The general principles of operation of the components discussed above are well known. The discussion which follows will emphasize unique features with respect to the rolling piston 20 and the vane 24 as the other components are known structures.
As shown in FIG. 2, the rolling piston 20 rotates about a rotation axis 20A which is offset from a center axis of symmetry 20C of the roller or rolling piston 20. The roller 20 includes a plurality of slots 20S disposed circumferentially around the roller 20. In the embodiment of FIG. 2, each of the slots 20S is a cavity which extends completely across the width (i.e., direction parallel to rotation axis 20A) of the compression chamber 36 and completely through the rolling piston 20A. Each of the slots 20S constitutes a cavity which would be bounded by opposite end plates (not shown) which would be disposed at opposite ends of the rolling piston 20 in known fashion. The slots 20S may be of equal length and may be evenly spaced around the circumference of the rolling piston 20. Alternately, the slots 20S could be disposed in a less symmetrical manner in order to best reduce noise as discussed in more detail below.
It should be noted that each of the slots 20S is disposed outwardly from an internal cylindrical surface 20N of the rolling piston 20 and each of the slots 20S is disposed inwardly from an external cylindrical surface 20E of the rolling piston 20. Each of the slots 20S is bounded by the rolling piston 20 in a closed loop in any cross-section taken in a plane perpendicular to the rotation axis 20A. In other words, the plane of view of FIG. 2 or any parallel plane of view would show each of the slots 20S to be bounded around 360° by the rolling piston 20.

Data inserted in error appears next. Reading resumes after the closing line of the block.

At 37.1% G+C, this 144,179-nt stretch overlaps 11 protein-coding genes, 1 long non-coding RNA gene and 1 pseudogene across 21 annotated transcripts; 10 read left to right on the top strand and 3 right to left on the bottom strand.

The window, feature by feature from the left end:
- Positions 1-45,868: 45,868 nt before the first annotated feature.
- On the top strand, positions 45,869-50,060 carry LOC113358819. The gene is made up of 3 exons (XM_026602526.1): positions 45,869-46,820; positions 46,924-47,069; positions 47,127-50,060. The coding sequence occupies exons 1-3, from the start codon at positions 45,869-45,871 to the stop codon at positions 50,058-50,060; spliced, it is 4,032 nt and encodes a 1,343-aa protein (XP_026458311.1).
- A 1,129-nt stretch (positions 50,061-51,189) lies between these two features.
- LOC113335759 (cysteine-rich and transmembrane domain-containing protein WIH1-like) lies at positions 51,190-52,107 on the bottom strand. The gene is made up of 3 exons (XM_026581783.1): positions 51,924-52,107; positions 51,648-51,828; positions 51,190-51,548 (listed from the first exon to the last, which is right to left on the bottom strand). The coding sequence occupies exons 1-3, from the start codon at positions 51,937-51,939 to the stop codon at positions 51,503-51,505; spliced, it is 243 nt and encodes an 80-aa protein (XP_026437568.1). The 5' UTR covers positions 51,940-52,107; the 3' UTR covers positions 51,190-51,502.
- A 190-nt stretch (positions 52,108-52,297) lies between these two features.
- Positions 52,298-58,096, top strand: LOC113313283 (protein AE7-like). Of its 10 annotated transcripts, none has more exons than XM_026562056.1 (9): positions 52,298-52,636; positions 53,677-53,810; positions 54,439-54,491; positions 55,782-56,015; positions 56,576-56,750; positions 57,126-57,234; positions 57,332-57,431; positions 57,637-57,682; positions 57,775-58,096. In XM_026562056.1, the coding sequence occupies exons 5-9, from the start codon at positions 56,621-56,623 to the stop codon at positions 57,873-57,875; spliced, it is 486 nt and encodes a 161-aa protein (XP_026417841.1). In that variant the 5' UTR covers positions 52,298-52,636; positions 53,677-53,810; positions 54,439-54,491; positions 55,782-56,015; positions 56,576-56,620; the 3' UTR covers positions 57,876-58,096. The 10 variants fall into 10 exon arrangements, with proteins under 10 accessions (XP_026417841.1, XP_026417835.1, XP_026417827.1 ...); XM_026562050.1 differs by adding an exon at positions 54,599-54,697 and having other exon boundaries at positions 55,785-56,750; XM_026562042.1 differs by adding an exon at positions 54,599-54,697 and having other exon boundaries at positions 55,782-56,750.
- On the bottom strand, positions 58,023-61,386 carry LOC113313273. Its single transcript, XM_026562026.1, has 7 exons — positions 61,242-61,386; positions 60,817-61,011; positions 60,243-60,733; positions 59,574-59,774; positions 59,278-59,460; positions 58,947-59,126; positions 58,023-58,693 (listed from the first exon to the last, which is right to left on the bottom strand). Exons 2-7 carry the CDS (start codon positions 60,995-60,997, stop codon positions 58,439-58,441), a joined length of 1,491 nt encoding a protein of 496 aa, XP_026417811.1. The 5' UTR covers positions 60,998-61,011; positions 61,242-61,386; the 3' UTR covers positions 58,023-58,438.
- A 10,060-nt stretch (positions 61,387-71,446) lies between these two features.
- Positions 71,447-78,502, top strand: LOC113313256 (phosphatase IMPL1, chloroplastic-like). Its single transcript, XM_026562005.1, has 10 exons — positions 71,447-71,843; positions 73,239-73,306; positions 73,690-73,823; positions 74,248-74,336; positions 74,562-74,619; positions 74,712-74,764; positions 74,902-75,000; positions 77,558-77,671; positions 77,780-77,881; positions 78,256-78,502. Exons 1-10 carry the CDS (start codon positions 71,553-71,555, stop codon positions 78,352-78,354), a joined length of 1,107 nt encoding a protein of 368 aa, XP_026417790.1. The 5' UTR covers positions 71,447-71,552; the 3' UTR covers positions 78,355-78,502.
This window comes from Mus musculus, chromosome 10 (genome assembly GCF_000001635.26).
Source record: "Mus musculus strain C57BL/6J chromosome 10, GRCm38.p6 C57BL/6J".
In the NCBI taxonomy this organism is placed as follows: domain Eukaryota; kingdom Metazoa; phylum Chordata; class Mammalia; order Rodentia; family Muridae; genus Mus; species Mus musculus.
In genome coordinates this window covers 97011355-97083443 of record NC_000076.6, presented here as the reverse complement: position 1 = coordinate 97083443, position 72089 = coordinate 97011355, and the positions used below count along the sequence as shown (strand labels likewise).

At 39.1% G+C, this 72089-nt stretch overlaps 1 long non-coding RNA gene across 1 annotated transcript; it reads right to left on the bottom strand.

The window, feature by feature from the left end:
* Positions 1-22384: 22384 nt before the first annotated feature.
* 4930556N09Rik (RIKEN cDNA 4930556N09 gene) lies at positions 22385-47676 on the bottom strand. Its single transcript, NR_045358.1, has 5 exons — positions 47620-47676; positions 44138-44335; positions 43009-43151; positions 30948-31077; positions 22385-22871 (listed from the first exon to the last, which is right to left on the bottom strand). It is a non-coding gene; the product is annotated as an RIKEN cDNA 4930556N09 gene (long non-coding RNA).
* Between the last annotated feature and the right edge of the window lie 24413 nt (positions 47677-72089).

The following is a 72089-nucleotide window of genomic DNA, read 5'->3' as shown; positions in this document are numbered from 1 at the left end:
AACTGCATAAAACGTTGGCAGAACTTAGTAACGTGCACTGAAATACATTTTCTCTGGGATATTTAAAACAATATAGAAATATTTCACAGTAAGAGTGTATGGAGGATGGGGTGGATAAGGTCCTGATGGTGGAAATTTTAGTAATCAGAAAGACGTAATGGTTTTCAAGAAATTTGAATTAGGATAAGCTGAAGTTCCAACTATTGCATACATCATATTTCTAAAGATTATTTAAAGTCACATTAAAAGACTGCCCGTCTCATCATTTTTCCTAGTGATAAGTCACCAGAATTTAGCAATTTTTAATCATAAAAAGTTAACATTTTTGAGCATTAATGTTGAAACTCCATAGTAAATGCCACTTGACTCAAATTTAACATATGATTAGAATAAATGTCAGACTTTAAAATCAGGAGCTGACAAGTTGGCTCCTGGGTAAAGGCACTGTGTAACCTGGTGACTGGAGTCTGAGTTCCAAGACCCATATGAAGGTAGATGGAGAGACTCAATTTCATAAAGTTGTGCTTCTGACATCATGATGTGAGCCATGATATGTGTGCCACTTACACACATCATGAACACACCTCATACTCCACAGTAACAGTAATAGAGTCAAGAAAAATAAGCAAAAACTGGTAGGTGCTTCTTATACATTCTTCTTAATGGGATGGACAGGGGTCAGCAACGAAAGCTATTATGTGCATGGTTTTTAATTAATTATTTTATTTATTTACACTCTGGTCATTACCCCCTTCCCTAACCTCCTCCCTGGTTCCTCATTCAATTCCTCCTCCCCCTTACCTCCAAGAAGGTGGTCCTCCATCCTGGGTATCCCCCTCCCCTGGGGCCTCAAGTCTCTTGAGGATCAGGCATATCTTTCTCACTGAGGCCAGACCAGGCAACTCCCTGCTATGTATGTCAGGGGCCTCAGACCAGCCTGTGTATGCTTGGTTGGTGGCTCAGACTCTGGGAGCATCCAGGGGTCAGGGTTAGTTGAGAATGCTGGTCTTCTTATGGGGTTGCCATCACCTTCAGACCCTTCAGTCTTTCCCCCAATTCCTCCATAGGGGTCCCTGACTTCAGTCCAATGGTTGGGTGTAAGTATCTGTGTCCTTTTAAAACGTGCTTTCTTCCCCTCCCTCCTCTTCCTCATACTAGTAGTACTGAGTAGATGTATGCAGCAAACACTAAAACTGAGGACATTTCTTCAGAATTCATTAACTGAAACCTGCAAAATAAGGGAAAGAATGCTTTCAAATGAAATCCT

Continuing to view primarily FIG. 2, the vane 24 includes a hole 24H disposed at the tip 40 of the vane 24. The hole 24H extends completely across the width of the compression chamber 36 and completely through the vane 24. The hole 24H is a cylindrical hole having a center line or axis of symmetry (not separately labeled in FIG. 2) parallel to the rotation axis 20A. The opposite ends of the hole 24H would be bounded by end plates (not shown) as commonly used to enclose opposite ends of the compression chamber of a rotary compressor. In similar fashion to the bounding of the slots 20S by the rolling piston 20 when taken in a cross-section view of a plane parallel to the plane of view of FIG. 2, the hole 24H in the vane 24 is bounded by the vane 24 in a closed loop in any cross-section taken in a plane perpendicular to the rotation axis 20A, such as the viewing plane.
One of the major potential sources for noise of about 4 khZ in a rotary compressor is considered to be the impacts occurring between the vane 24 and the roller or rolling piston 20 and between the rolling piston 20 and the cylindrical wall 22. By the addition of the slots 20S and the hole 24H, the objectionable noise should be reduced. In particular, the addition of the cavities such as slots 20S and hole 24H provides additional localized compliance (i.e., lessens the rigidity of the impact surfaces of the components). The impacts between the tip 40 of vane 24 and the external surface 20E of roller 20 is at point 42, whereas the impact between the external surface 20E and the cylindrical wall 22 is at point 44 in FIG. 2. (A further impact point or area 45 is between vane 24 and the side of slot 26. If desired, a second hole, not shown, could be disposed in vane 24 to be adjacent to impact 45 when the vane 24 is fully extended.) By making the vane 24 and roller 20 less rigid immediately adjacent to the impact surfaces, the objectionable noise will be reduced.
As clearly shown in FIG. 2, the rolling piston 20 is of integral construction between and including its external surface 20E and its internal surface 20N. In other words, the external surface 20E and the internal surface 20N and the rolling piston portions therebetween are not separate or distinct parts which have been fixed together. As also shown in FIG. 2, the vane 24 is of integral construction between and including opposite sides (i.e., right and left sides in view of FIG. 2) which slide directly adjacent opposite sides of the slot 26.